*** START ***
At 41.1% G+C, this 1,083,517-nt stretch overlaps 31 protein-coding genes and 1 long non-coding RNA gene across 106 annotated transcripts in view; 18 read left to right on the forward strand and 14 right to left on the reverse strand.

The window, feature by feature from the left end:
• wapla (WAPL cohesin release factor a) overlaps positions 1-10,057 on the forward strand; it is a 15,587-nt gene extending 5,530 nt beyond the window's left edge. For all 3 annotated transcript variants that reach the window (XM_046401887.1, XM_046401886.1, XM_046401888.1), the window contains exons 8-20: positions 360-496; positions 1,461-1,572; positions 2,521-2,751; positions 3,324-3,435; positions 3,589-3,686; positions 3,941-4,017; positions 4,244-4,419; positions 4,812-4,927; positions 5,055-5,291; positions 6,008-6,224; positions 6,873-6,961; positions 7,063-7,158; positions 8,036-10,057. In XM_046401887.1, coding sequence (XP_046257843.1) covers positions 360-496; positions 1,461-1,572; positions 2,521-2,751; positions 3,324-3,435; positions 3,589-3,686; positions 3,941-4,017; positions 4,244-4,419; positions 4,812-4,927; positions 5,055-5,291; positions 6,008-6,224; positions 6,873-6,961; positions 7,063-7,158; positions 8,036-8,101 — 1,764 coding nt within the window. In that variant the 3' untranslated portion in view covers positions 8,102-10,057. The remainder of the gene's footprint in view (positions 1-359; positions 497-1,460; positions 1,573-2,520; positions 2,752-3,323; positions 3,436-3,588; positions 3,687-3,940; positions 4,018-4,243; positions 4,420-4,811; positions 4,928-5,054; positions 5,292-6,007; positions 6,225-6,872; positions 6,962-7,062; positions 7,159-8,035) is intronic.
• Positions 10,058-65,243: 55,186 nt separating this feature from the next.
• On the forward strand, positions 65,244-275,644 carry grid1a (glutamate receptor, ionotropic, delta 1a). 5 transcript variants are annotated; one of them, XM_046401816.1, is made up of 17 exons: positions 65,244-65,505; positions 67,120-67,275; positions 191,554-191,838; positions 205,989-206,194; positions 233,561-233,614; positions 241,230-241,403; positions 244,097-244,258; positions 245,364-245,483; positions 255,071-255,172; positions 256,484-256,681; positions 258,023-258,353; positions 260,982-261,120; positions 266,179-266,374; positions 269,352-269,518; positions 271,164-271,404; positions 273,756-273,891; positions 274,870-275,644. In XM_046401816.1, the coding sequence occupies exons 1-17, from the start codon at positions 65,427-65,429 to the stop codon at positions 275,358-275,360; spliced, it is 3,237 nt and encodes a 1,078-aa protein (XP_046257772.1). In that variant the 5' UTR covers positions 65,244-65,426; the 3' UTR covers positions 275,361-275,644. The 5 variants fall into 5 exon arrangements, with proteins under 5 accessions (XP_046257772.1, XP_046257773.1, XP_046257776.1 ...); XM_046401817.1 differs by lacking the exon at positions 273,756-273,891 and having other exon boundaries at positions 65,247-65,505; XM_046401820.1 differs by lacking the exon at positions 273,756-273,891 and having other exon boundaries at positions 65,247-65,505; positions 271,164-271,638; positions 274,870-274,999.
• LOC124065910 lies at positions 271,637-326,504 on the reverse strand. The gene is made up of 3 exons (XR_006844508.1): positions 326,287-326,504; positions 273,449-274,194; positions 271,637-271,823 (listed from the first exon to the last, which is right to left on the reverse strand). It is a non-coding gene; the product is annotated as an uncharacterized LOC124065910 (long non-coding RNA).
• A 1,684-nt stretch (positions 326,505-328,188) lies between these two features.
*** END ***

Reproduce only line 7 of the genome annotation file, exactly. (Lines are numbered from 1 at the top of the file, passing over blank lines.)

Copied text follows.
• A 1,684-nt stretch (positions 326,505-328,188) lies between these two features.